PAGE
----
One Nation (no longer) Under CCTV

Is the CCTV experiment in the United Kingdom coming to a close?

That's the story the BBC is giving us this week.

The UK has one of the largest CCTV networks in the world. But as cash-strapped councils look for cost-saving measures, the effectiveness of public CCTV is under scrutiny.
We've covered the British CCTV network before: Back in 2009 I related from personal experience that I was able to piss on the sidewalk without the dreaded CCTV network stopping me at the border. I discussed how CCTV was considered a fiasco in 2008. What I hadn't mentioned at the time was the craziest part about my trip to London: you may have seen the ridiculous number of CCTV cameras (32 within 200 yards) around George Orwell's old London apartment. I've personally sat in Orwell's favourite pub: Compton Arms, Islington. Guess what was right above my table looking down at me while I had a pint? That's right, another CCTV camera. The telescreens were literally coming for you, George.

And now CCTV may be on its way out. The reason? Turns out its ridiculously expensive, for one...
Other areas are scaling back. Birmingham's 250 CCTV cameras will no longer be monitored around the clock and CCTV managers across the country face redundancy.

Police are under similar financial strain. Thames Valley Police could reduce its CCTV funding for the city from £225,000 annually, to as little as £50,000 by 2018.

A Freedom of Information request by Labour MP Gloria de Piero in March 2013, found that one in five councils had cut the number of CCTV cameras on the streets since the last election.
Additionally, the effectiveness is basically zero and those who claim otherwise pick the most ludicrous examples:
Supporters of CCTV point to the success of cameras in identifying suspects in high-profile cases, such as Robert Thompson and Jon Venables in the murder of toddler James Bulger, the Boston Marathon bombing, the London 7 July 2005 attacks and the 2011 UK riots. CCTV was crucial in the hunt for the Charlie Hebdo attackers.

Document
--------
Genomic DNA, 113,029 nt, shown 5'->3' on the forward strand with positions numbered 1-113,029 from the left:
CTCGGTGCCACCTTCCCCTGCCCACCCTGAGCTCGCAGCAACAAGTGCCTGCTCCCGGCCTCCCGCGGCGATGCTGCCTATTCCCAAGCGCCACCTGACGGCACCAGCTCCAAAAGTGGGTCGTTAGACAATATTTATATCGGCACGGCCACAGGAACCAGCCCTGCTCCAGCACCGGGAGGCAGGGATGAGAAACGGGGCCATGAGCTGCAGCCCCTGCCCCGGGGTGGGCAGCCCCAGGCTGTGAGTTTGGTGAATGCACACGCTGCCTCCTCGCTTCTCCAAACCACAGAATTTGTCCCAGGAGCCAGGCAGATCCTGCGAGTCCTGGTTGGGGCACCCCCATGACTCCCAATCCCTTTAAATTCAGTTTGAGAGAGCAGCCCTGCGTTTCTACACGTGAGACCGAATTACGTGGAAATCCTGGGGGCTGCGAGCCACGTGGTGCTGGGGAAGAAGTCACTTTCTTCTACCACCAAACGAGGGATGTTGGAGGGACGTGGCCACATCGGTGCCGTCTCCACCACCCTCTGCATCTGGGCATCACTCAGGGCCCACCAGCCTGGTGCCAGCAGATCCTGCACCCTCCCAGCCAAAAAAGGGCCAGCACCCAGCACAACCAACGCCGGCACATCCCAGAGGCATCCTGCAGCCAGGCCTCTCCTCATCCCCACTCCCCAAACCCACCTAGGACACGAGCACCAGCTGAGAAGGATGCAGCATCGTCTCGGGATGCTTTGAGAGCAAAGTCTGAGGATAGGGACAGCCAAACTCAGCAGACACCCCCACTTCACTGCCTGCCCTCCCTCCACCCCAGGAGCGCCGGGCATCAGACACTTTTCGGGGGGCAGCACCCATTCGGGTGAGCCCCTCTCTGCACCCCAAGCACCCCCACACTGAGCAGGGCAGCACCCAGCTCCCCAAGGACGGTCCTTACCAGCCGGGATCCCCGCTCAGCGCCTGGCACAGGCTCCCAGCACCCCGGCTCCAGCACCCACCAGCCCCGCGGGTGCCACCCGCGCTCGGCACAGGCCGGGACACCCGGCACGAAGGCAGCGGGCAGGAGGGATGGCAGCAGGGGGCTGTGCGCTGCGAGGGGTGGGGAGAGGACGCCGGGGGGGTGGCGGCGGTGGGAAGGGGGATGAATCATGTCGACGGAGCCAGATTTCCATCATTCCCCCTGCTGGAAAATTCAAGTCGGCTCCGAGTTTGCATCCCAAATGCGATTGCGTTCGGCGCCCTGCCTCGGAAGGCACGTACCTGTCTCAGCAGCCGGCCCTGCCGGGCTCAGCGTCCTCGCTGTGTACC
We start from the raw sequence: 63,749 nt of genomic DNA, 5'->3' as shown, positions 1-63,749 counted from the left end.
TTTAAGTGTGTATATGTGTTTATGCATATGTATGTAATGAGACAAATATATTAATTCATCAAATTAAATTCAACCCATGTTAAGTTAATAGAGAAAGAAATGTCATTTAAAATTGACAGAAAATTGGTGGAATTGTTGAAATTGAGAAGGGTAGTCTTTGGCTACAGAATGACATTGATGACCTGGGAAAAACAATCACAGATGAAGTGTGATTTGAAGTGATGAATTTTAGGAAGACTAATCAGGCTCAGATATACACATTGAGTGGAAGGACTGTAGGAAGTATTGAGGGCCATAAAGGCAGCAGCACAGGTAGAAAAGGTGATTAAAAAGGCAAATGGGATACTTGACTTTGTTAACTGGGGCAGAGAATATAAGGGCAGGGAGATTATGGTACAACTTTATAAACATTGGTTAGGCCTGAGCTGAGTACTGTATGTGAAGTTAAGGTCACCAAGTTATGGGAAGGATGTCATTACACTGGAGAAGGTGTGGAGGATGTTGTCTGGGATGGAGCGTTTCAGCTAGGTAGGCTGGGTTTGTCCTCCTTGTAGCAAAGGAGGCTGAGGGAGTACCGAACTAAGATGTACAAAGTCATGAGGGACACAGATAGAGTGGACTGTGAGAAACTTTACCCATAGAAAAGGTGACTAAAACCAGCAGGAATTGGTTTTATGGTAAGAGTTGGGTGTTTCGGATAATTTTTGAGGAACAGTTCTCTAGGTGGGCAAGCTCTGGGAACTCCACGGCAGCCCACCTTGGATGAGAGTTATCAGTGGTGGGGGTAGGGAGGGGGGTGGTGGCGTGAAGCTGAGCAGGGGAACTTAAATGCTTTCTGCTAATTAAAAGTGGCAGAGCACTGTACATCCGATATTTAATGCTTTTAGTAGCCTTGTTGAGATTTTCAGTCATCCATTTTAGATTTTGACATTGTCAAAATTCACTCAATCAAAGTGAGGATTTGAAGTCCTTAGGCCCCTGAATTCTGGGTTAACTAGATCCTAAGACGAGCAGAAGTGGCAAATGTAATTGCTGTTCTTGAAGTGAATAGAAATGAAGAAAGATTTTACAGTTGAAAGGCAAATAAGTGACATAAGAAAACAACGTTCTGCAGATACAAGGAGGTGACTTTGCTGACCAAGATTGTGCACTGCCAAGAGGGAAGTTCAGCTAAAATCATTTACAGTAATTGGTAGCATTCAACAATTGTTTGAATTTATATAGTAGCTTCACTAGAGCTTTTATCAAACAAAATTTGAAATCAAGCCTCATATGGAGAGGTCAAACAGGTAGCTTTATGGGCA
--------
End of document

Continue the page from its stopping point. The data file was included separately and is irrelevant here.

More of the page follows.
Really? Really? The Bulger case is probably the strongest argument, a woman recognized one of the boys from a slightly enhanced but grainy CCTV image. Even then, most of the CCTV coverage was useless and even misled detectives as to the ages of the perpetrators. As for the other examples, the 2011 Vancouver riots were able to identify people based on just good old cameras operated by the general public, so I'm not sure how the Brits can think CCTV is what saved their bacon that same year. The other two examples are in fact massive failures of wasting money on CCTV services. The tube bombings and the Charlie Hedbo attacks aren't sneaky missions by men wanting to remain in the shadows. The tube bomber sent his videotape of his 'confession' and his pride at carrying out the attacks to al-Jazeera while the Charlie Hedbo killers were identifying quickly when they left their ID in the car: though it turned out that at least Amedy Coulibaly had also recorded a video for distribution proclaiming his name.

In what universe is CCTV to be credited for the law enforcement reaction to these attacks? Good working identifying these guys who either:
a) already were busy proudly identifying themselves for their cause
b) were already identified by methods which have been available to investigators for decades

As for the more humdrum examples of CCTV, when both the Daily Mail and The Guardian say its ineffective, it's worth a listen (even though The Guardian is courtesy of certified idiot Cory Doctorow). If the defenders get to point to Charlie Hedbo as a positive example of CCTV, surely its not unfair that I bring up vandalism of Christmas trees in Oswaldthistle (yes, that's a real place name), where specific trees have been continually targeted and the CCTV system setup directly across the road to catch them has continually failed to do so. How about this very helpful CCTV footage which shows a man covering his face and hands before robbing a parkade in Westminster (the heart of London), preventing any identification? Or police officers not even bothering to use the CCTV camera footage that may be available (let alone other methods like taking fingerprints or collecting evidence, can we use that to discredit the 'value' of expensive CCTV systems? (If they aren't going to be used, even if they were 100% effective when used, why spend the money?) What about the twin hydras of failures of policing in Britain, where CCTV footage is withheld for months in the case of a disappearing man, and then his father is arrested for daring to complain about it?

Britain may mourn the "death of CCTV". It's not going to be a full-out death, as many areas of property crime do benefit from having specific video surveillance. But as budgets tighten and the failure of CCTV to do what it was promised to do becomes more and more apparent, perhaps one day you can have a quiet private drink at Compton Arms again.